In this sense, the 2024 election will be a test: Can the Democratic Party, with Biden at the top of the ticket, somehow reanimate and reawaken those voters who have become inured to Trump’s insatiable venality, his relentless obsession with personal enrichment, his unquenchable thirst for wealth and power, his profound lack of moral principle or ethical boundaries, his divisive and chaotic indifference, his inability to feel guilt or remorse and his manipulative and unscrupulous focus on his own advantage, to the exclusion of all others and the public good?

The desensitization point seems increasingly correct to me. It’s been more than two weeks since Trump was convicted of 34 felonies, and this fact seems to have swayed almost no voters. Joe Biden’s approval rating is now the worst of his presidency. People who say none of this means anything because polls are meaningless because no one has a landline or answers unknown numbers are in denial: A huge assortment of polls using a variety of methodologies all show the same thing: The presidential race is essentially a tossup, because it’s going to come down to turnout in a handful of swing states.

That is just an astounding statement, that ought to shock and dismay any liberal in the very broadest 19th century meaning of that word (i.e. anyone opposed to authoritarianism, fascism, and theocracy, as opposed to “liberal” in its much narrower contemporary sense).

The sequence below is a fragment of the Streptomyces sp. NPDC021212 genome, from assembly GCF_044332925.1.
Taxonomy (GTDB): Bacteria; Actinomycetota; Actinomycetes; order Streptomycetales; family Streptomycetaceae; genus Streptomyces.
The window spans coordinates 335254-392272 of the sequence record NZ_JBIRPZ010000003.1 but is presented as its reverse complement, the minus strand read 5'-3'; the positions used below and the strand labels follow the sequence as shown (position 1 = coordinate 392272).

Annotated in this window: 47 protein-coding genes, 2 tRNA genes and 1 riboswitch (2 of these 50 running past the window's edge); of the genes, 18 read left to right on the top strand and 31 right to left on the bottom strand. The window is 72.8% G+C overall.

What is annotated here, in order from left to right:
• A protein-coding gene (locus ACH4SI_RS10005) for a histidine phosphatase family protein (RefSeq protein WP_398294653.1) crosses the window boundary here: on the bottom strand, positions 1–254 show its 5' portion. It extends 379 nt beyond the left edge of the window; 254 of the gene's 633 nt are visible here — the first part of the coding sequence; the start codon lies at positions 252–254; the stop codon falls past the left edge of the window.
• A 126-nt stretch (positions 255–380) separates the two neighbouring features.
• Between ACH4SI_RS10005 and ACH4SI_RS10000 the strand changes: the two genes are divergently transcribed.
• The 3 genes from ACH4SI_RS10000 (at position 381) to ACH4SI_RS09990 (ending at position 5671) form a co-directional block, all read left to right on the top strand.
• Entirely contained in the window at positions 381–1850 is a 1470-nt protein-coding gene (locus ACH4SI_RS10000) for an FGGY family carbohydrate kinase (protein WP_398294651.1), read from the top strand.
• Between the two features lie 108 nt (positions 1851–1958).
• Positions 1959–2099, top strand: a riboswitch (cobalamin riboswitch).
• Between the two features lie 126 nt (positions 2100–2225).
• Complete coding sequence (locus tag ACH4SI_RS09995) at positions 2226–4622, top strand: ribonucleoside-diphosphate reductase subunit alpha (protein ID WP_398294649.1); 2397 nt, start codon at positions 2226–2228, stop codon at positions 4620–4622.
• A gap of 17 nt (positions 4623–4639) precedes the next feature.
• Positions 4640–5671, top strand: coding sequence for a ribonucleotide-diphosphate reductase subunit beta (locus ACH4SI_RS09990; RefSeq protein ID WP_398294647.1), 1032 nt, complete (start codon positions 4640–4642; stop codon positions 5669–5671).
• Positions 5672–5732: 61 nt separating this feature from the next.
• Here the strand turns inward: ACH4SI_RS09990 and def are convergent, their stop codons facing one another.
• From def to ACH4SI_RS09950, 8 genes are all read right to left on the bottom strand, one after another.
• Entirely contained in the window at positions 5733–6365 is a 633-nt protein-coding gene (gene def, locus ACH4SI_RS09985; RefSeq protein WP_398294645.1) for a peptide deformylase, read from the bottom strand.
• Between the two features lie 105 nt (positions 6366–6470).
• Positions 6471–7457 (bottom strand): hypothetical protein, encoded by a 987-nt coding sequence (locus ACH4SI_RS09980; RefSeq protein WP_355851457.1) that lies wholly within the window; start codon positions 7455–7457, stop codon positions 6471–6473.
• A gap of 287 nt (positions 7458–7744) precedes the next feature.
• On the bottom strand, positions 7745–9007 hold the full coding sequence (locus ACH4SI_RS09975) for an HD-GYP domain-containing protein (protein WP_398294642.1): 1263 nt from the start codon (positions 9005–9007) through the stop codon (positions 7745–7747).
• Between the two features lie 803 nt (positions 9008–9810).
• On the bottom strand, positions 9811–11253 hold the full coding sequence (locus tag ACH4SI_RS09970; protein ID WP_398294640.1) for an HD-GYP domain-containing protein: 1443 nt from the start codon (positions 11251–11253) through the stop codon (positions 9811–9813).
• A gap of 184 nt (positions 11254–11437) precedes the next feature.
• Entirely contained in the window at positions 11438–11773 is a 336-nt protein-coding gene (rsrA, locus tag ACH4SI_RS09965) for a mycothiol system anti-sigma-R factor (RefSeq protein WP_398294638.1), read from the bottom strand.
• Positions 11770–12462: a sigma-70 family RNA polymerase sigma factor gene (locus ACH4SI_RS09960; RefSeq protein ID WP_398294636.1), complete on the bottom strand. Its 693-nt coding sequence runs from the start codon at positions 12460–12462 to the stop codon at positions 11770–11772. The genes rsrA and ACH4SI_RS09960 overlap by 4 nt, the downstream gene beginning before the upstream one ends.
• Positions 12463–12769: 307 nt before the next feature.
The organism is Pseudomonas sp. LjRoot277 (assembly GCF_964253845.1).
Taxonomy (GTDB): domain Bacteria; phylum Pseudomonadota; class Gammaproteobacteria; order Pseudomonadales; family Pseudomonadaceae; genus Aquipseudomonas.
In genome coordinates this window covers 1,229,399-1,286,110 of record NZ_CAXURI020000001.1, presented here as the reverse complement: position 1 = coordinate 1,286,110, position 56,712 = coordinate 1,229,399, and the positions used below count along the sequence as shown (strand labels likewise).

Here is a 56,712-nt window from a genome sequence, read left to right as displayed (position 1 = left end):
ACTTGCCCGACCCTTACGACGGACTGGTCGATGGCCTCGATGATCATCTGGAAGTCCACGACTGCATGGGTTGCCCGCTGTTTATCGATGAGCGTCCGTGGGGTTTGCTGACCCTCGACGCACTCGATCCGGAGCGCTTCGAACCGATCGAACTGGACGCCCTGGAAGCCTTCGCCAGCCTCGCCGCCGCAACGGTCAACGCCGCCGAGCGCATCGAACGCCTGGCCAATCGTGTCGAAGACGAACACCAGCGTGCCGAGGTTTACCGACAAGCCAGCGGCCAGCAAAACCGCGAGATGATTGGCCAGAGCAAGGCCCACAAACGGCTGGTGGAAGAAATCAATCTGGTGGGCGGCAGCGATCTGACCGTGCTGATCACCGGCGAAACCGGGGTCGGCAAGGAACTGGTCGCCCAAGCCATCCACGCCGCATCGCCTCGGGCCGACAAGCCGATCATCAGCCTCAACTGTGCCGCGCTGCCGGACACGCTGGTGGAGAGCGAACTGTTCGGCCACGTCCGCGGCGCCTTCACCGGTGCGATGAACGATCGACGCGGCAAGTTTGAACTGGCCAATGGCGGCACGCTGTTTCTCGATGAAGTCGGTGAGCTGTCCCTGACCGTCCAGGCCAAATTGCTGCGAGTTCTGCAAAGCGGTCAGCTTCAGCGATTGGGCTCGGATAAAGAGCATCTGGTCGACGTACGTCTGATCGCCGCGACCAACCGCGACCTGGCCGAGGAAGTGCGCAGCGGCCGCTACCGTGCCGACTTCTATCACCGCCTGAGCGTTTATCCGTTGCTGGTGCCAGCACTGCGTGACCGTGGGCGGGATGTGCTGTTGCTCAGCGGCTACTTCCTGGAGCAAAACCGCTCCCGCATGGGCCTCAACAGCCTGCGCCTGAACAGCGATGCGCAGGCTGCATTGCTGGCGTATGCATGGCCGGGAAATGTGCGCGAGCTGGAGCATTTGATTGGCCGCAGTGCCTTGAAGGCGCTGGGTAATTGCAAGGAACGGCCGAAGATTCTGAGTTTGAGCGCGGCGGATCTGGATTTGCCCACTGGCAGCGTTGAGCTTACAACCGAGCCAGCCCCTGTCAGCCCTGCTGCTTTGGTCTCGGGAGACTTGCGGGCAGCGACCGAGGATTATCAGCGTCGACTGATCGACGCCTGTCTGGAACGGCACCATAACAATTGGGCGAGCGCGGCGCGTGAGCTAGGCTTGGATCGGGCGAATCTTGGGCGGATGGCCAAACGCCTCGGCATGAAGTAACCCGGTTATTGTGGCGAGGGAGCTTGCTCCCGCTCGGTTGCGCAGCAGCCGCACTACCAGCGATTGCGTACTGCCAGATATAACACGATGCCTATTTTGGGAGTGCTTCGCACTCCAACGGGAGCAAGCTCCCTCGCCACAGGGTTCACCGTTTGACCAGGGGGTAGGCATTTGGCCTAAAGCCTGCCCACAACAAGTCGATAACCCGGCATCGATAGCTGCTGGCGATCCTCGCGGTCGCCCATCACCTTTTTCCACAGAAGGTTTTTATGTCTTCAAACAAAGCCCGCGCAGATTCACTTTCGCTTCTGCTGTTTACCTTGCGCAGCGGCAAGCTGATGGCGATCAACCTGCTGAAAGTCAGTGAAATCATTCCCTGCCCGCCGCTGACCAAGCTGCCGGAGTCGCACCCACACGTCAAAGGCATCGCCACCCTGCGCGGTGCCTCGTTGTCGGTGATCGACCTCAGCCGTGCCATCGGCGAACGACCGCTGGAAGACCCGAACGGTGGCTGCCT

And you may ask yourself . . . well, how did I get here?

(1) Rampant desensitization and political exhaustion, referenced above.

(2) Relatedly, I have a long-time acquaintance, a student of mine 30+ years ago now, who is an upper class white guy whose personal life is kind of a mess right now. He’s certainly going to vote for Biden, but basically he thinks everybody sounding the alarm on a second Trump term is being hysterical. He doesn’t think anything much will change if Trump is re-elected, and he may even be sort of right . . . for people like him, at least for awhile. This attitude is endemic among a certain species of upper class center left voters/pundits. Again, it’s both a cause and a consequence of (1).

(3) I think it’s difficult to overestimate the extent to which social media have corrupted political discourse in the contemporary world. I’m currently reading Arendt’s The Origins of Totalitarianism, and this quote from that 75-year-old book has become uncannily prophetic in a way that goes far beyond the Nazi and Stalinist regimes she was analyzing:

In an ever-changing, incomprehensible world the masses had reached the point where they would, at the same time, believe everything and nothing, think that everything was possible and that nothing was true. […] under such conditions, one could make people believe the most fantastic statements one day, and trust that if the next day they were given irrefutable proof of their falsehood, they would take refuge in cynicism; instead of deserting the leaders who had lied to them, they would protest that they had known all along that the statement was a lie and would admire the leaders for their superior tactical cleverness.

That is the Trumpist base in a nutshell, and it makes up 40% of the electorate. Whether Trump returns to power depends on the whims of the fundamentally delusional swing voters described above.

I think I understand the psychology of anti-Trumpers who think the problem would just go away if Joe Biden would step aside for Johnny or Janie Unbeatable (Bret Stephens has a column making that exact claim this morning). These people at bottom think there are no monsters — no real ones — but there are.